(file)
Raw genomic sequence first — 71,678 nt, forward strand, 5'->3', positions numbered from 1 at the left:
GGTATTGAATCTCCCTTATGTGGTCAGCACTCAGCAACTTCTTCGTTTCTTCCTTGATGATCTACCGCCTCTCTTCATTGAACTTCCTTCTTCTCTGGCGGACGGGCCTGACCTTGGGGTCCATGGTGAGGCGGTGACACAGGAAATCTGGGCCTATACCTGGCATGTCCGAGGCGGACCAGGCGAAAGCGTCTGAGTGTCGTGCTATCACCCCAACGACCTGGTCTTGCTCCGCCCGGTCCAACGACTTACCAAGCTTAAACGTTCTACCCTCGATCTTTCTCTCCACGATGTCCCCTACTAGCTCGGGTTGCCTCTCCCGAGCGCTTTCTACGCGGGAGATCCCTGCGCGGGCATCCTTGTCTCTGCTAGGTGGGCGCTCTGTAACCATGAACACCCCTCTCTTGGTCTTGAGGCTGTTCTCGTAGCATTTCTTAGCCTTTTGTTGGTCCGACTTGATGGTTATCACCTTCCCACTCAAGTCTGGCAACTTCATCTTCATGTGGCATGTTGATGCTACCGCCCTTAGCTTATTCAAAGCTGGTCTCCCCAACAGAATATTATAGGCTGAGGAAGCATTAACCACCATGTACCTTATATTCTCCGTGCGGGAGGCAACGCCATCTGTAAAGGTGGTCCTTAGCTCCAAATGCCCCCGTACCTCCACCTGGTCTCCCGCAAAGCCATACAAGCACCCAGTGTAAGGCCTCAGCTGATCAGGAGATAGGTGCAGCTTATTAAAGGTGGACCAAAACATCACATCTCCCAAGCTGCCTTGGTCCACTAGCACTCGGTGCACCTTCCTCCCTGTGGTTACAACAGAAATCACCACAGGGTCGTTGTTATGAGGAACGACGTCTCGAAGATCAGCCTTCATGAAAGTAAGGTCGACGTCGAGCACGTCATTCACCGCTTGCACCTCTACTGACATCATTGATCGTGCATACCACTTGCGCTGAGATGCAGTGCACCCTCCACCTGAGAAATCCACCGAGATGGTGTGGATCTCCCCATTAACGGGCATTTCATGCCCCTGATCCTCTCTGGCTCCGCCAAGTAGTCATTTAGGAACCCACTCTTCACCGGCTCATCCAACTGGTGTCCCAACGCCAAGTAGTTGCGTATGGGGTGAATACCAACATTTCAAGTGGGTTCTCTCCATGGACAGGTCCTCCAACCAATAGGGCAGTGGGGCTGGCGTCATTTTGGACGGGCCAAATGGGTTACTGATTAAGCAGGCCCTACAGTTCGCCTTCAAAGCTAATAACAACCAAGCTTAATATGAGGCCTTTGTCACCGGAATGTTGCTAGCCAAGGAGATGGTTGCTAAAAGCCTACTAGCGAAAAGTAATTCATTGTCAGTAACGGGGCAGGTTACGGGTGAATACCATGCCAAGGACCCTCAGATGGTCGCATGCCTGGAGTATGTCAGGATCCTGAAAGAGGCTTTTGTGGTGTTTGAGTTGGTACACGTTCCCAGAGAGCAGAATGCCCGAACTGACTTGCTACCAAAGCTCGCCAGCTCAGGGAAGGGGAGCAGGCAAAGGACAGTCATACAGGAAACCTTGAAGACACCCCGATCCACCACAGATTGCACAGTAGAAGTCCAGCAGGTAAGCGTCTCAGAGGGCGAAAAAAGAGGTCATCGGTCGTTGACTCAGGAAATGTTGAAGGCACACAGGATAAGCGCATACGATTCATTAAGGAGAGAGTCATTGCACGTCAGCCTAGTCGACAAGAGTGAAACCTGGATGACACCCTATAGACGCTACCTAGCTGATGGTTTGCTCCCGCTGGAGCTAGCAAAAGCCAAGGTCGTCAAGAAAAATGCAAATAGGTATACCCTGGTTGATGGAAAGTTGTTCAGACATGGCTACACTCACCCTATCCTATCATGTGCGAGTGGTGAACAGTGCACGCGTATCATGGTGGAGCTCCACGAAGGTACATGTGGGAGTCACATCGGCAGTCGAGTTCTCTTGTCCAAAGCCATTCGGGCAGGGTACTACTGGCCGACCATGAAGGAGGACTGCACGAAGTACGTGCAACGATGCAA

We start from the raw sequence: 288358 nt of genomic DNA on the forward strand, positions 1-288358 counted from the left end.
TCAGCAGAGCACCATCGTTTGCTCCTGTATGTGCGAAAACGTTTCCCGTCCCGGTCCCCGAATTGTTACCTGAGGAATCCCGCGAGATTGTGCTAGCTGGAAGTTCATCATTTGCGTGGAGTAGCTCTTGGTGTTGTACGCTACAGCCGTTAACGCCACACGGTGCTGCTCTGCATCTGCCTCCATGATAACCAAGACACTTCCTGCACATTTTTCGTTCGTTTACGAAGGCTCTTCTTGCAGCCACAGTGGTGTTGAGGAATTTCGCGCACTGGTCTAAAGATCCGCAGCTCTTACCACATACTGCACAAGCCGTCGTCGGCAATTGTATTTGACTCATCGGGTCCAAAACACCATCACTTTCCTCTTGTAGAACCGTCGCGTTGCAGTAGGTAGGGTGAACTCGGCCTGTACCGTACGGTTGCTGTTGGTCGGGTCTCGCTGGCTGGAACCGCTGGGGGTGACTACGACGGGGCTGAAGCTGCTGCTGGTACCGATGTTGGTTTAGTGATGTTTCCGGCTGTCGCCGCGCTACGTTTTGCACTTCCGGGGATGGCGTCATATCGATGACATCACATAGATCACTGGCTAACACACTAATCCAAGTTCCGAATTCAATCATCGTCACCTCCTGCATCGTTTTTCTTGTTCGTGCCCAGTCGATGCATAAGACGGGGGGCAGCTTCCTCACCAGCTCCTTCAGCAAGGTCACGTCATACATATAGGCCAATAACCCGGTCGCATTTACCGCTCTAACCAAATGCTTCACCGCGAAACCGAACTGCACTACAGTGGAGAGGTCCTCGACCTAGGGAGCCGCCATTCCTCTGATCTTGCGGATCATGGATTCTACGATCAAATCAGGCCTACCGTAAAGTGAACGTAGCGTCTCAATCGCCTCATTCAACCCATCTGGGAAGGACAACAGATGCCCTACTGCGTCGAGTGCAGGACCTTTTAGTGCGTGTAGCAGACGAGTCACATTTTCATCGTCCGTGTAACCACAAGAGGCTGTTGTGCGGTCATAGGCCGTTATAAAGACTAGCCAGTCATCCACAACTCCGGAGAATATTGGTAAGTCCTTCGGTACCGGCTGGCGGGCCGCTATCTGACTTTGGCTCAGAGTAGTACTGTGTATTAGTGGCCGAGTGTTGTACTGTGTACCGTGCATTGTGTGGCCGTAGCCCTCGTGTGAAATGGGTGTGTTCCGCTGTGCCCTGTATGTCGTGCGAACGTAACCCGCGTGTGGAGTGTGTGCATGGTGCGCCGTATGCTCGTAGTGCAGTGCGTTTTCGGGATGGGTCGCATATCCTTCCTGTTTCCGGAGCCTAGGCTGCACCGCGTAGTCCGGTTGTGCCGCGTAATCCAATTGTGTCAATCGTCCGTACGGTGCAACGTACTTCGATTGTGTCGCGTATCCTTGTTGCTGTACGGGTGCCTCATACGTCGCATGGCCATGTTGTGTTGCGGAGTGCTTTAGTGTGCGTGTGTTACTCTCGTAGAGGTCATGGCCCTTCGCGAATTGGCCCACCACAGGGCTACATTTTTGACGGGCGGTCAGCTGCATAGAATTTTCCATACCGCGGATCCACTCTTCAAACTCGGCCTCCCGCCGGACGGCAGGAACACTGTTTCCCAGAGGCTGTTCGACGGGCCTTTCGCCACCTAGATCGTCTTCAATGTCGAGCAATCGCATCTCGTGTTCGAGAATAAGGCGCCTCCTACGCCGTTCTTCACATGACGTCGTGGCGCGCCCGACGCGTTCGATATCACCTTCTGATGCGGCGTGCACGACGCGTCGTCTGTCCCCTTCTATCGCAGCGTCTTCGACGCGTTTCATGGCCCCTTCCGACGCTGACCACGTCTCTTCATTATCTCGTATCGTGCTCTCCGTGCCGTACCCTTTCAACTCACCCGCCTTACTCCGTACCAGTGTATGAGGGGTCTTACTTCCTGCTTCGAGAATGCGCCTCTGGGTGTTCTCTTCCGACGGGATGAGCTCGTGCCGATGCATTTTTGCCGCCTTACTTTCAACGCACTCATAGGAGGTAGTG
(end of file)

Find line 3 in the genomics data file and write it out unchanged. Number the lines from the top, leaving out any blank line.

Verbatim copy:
We start from the raw sequence: 288358 nt of genomic DNA on the forward strand, positions 1-288358 counted from the left end.